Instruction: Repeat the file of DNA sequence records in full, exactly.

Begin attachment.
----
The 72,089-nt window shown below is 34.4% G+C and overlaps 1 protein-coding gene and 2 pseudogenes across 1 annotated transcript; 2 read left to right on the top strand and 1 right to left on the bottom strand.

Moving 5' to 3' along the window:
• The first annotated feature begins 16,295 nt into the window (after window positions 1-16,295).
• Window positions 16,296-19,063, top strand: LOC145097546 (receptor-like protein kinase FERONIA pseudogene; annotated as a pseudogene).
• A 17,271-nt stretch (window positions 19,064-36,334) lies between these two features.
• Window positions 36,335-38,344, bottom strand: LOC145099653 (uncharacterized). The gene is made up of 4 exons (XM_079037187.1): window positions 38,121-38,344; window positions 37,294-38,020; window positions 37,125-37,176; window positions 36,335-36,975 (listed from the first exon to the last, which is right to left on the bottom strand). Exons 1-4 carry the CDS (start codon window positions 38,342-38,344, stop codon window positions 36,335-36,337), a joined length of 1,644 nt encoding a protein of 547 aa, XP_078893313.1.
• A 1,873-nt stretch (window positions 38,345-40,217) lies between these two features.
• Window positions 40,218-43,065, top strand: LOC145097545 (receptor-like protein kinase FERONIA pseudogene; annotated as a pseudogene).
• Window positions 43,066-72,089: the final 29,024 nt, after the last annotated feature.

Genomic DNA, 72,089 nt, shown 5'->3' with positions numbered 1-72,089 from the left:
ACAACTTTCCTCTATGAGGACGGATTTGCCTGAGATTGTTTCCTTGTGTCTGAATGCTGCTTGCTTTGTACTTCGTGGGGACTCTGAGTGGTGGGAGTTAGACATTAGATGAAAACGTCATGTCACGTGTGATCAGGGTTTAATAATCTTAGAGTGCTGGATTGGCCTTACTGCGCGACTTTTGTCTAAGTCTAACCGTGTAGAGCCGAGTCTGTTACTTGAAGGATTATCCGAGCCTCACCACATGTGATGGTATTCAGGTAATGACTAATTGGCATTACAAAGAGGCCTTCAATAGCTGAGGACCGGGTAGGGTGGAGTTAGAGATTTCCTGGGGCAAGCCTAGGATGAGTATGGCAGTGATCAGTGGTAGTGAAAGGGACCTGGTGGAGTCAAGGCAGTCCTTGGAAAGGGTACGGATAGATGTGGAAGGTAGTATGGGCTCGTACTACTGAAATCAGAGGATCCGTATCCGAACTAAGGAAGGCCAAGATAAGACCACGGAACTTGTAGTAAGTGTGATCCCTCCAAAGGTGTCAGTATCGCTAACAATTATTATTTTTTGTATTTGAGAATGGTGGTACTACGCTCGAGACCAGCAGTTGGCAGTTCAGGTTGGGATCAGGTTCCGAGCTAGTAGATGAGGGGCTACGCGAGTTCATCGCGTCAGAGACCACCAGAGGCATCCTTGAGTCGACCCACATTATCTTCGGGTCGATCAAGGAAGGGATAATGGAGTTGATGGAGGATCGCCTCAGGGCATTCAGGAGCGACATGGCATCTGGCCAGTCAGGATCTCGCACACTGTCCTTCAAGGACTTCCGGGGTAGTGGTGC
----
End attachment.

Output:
The 72,089-nt window shown below is 34.4% G+C and overlaps 1 protein-coding gene and 2 pseudogenes across 1 annotated transcript; 2 read left to right on the top strand and 1 right to left on the bottom strand.

Moving 5' to 3' along the window:
• The first annotated feature begins 16,295 nt into the window (after window positions 1-16,295).
• Window positions 16,296-19,063, top strand: LOC145097546 (receptor-like protein kinase FERONIA pseudogene; annotated as a pseudogene).
• A 17,271-nt stretch (window positions 19,064-36,334) lies between these two features.
• Window positions 36,335-38,344, bottom strand: LOC145099653 (uncharacterized). The gene is made up of 4 exons (XM_079037187.1): window positions 38,121-38,344; window positions 37,294-38,020; window positions 37,125-37,176; window positions 36,335-36,975 (listed from the first exon to the last, which is right to left on the bottom strand). Exons 1-4 carry the CDS (start codon window positions 38,342-38,344, stop codon window positions 36,335-36,337), a joined length of 1,644 nt encoding a protein of 547 aa, XP_078893313.1.
• A 1,873-nt stretch (window positions 38,345-40,217) lies between these two features.
• Window positions 40,218-43,065, top strand: LOC145097545 (receptor-like protein kinase FERONIA pseudogene; annotated as a pseudogene).
• Window positions 43,066-72,089: the final 29,024 nt, after the last annotated feature.

Genomic DNA, 72,089 nt, shown 5'->3' with positions numbered 1-72,089 from the left:
ACAACTTTCCTCTATGAGGACGGATTTGCCTGAGATTGTTTCCTTGTGTCTGAATGCTGCTTGCTTTGTACTTCGTGGGGACTCTGAGTGGTGGGAGTTAGACATTAGATGAAAACGTCATGTCACGTGTGATCAGGGTTTAATAATCTTAGAGTGCTGGATTGGCCTTACTGCGCGACTTTTGTCTAAGTCTAACCGTGTAGAGCCGAGTCTGTTACTTGAAGGATTATCCGAGCCTCACCACATGTGATGGTATTCAGGTAATGACTAATTGGCATTACAAAGAGGCCTTCAATAGCTGAGGACCGGGTAGGGTGGAGTTAGAGATTTCCTGGGGCAAGCCTAGGATGAGTATGGCAGTGATCAGTGGTAGTGAAAGGGACCTGGTGGAGTCAAGGCAGTCCTTGGAAAGGGTACGGATAGATGTGGAAGGTAGTATGGGCTCGTACTACTGAAATCAGAGGATCCGTATCCGAACTAAGGAAGGCCAAGATAAGACCACGGAACTTGTAGTAAGTGTGATCCCTCCAAAGGTGTCAGTATCGCTAACAATTATTATTTTTTGTATTTGAGAATGGTGGTACTACGCTCGAGACCAGCAGTTGGCAGTTCAGGTTGGGATCAGGTTCCGAGCTAGTAGATGAGGGGCTACGCGAGTTCATCGCGTCAGAGACCACCAGAGGCATCCTTGAGTCGACCCACATTATCTTCGGGTCGATCAAGGAAGGGATAATGGAGTTGATGGAGGATCGCCTCAGGGCATTCAGGAGCGACATGGCATCTGGCCAGTCAGGATCTCGCACACTGTCCTTCAAGGACTTCCGGGGTAGTGGTGC